Pb-210 and caesium accumulation in the Rhone delta sediments.
Radakovitch, O; Charmasson, S; Arnaud, M; Bouisset, P
Estuarines, Coastal and Shelf Science, 48, 77-92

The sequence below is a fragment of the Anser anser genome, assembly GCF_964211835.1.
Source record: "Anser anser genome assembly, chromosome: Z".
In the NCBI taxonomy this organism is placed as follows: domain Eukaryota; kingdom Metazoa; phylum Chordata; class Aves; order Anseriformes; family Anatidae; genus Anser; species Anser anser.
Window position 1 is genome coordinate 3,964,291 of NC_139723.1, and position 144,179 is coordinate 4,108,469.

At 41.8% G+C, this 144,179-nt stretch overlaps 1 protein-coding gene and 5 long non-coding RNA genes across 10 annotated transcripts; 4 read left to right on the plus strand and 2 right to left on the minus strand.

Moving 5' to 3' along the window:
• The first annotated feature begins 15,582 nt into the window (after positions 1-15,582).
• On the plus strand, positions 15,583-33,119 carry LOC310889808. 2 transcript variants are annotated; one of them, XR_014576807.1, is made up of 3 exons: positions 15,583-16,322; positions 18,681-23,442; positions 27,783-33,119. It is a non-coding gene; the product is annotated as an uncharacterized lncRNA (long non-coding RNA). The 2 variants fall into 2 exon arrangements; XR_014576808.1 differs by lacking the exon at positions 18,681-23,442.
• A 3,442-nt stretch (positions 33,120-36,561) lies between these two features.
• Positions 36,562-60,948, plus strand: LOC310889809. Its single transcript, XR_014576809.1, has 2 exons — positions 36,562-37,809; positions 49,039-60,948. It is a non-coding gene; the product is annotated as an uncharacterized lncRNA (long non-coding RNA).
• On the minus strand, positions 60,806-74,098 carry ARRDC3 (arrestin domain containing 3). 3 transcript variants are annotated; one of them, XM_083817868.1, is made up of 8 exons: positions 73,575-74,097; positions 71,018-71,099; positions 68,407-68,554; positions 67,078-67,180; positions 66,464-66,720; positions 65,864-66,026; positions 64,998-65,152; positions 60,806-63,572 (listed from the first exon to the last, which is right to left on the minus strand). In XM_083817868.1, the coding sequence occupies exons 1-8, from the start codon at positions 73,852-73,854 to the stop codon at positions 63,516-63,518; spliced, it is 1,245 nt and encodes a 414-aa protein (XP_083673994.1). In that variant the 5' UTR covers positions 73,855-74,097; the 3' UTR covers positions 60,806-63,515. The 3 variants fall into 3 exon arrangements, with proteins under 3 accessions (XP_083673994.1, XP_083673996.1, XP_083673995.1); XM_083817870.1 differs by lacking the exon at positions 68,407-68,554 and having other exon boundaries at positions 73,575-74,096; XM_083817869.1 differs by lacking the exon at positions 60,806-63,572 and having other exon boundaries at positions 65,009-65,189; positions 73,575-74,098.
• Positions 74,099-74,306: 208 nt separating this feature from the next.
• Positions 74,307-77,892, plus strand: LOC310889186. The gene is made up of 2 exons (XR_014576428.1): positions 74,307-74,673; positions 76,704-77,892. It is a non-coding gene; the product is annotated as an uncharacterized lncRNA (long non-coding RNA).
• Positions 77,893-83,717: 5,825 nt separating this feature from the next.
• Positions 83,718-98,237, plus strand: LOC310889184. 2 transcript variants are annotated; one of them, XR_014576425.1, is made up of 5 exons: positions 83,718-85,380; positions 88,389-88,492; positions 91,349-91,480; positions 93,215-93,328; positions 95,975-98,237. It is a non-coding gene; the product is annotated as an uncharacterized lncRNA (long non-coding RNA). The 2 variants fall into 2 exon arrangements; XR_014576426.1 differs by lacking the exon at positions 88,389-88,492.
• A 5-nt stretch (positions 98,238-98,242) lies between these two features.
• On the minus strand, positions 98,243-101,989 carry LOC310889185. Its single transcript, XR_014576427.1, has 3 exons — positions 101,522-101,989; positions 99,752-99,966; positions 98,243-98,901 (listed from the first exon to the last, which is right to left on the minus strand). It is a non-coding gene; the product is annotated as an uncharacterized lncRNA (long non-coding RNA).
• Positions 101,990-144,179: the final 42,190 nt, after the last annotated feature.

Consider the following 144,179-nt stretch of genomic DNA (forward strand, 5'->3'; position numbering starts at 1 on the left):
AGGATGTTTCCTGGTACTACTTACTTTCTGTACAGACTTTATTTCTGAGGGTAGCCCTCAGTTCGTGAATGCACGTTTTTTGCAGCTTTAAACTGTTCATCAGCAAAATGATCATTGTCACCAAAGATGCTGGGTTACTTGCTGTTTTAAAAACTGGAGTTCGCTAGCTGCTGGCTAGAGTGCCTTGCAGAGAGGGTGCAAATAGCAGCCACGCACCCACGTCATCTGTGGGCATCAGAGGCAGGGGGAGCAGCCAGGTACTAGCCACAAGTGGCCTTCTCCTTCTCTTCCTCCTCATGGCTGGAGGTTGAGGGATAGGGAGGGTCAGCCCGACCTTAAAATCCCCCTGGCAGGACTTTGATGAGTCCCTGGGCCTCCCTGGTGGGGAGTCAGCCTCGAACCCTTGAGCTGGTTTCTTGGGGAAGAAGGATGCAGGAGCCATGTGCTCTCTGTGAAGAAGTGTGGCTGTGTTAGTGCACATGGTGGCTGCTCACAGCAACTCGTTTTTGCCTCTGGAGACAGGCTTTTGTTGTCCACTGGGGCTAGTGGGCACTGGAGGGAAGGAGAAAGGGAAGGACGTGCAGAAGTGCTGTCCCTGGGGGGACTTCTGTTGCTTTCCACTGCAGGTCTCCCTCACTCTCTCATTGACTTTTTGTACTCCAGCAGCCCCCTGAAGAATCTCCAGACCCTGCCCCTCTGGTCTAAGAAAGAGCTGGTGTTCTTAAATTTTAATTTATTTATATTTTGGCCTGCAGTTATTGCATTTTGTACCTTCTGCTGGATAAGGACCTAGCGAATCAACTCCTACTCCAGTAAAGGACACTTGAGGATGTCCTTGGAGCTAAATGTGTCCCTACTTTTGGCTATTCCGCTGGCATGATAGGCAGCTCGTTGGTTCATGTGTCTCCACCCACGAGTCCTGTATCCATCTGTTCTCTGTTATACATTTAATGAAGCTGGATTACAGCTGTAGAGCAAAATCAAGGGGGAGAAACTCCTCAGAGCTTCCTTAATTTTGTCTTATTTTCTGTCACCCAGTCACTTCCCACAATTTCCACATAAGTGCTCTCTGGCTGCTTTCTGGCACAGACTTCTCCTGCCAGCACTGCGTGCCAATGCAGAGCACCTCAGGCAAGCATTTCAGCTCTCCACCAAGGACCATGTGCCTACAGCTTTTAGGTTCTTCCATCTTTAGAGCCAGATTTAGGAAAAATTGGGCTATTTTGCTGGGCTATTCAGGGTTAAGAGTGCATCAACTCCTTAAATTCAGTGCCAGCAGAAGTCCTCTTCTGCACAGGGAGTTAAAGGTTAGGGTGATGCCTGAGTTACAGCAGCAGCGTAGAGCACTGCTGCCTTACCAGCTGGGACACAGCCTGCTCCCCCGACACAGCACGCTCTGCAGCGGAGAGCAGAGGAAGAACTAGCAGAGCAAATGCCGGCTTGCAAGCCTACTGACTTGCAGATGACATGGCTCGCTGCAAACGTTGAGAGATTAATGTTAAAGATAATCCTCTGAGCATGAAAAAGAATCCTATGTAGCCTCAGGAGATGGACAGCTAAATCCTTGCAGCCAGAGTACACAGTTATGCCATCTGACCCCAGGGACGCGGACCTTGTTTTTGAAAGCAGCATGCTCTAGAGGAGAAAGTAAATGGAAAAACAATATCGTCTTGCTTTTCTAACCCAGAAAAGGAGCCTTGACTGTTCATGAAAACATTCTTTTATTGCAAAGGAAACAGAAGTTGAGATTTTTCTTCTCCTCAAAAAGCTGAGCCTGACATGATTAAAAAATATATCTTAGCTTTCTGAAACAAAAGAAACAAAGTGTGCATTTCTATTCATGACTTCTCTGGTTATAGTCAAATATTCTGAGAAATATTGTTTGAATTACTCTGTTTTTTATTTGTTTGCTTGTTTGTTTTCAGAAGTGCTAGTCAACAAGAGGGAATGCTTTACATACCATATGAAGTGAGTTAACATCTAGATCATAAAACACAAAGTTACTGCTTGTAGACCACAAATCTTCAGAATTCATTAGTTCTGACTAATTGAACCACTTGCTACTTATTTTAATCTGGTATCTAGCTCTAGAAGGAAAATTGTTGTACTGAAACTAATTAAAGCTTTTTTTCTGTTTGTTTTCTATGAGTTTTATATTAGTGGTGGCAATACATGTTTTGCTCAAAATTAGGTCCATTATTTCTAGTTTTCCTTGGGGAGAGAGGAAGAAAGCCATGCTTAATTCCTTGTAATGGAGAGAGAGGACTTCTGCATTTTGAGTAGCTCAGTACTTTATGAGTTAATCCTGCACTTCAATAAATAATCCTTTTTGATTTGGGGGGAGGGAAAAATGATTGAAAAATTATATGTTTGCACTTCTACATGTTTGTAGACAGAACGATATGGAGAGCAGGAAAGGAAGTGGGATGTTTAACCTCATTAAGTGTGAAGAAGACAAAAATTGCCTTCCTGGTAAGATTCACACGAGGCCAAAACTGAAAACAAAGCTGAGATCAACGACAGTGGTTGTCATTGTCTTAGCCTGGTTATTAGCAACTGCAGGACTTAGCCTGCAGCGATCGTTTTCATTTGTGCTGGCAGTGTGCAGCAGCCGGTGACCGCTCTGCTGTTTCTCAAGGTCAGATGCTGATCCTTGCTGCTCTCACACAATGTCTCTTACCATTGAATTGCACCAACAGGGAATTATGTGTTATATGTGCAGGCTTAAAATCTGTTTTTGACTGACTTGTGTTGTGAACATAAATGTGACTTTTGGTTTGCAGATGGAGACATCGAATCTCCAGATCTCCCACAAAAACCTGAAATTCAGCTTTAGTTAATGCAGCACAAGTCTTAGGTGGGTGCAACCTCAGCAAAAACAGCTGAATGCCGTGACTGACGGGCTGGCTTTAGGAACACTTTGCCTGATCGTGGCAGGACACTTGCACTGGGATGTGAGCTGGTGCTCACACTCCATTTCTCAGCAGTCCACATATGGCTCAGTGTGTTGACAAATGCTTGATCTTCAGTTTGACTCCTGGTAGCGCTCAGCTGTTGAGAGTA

Pb-210, Cs-137 and Cs-134 profiles were determined on 13 box-cores from the Rhone submarine delta (north-western Mediterranean Sea). Maximum accumulation rates were estimated using the Pb-210 dating method or the evolution of the Cs-137/Cs-134 activity ratio with depth in the sediment. Rates ranged from more than 20 cm year(-1) near the river mouth to 0.2 cm year(-1) on the shelf, decreasing rapidly seawards with a preferential S-SW direction from the mouth in relation to the spreading of surface and bottom nepheloid layers in this area. Mixing and diffusion processes were evidenced by Cs-137 that penetrated to greater depths than expected from the Pb-210 derived accumulation rates. The delta area is an important sink for the riverine inputs. The Cs-137 inventory over the studied area (480 km(2)) was estimated to be 19.6 TBq in 1990, of which more than 40% was found in the prodelta (30 km(2)), in the vicinity of the river mouth. This inventory appears to be well in excess (50%) of both direct and indirect Cs-137 inputs arising from Chernobyl and weapons test fallout in this region. If it is assumed that this excess is due only to liquid discharges by nuclear installations on the Rhone fiver, it represents 20% of the Cs-137 cumulative discharges by the various nuclear power plants and the Marcoule reprocessing giant released between 1961 to 1990. The Pb-210 budget shows that the sediments are also efficient to scavenge elements transported by advection or diffusion on the shelf. The Rhone delta, and more particularly the prodelta area, is thus an effective sink for particle-reactive elements and pollutants.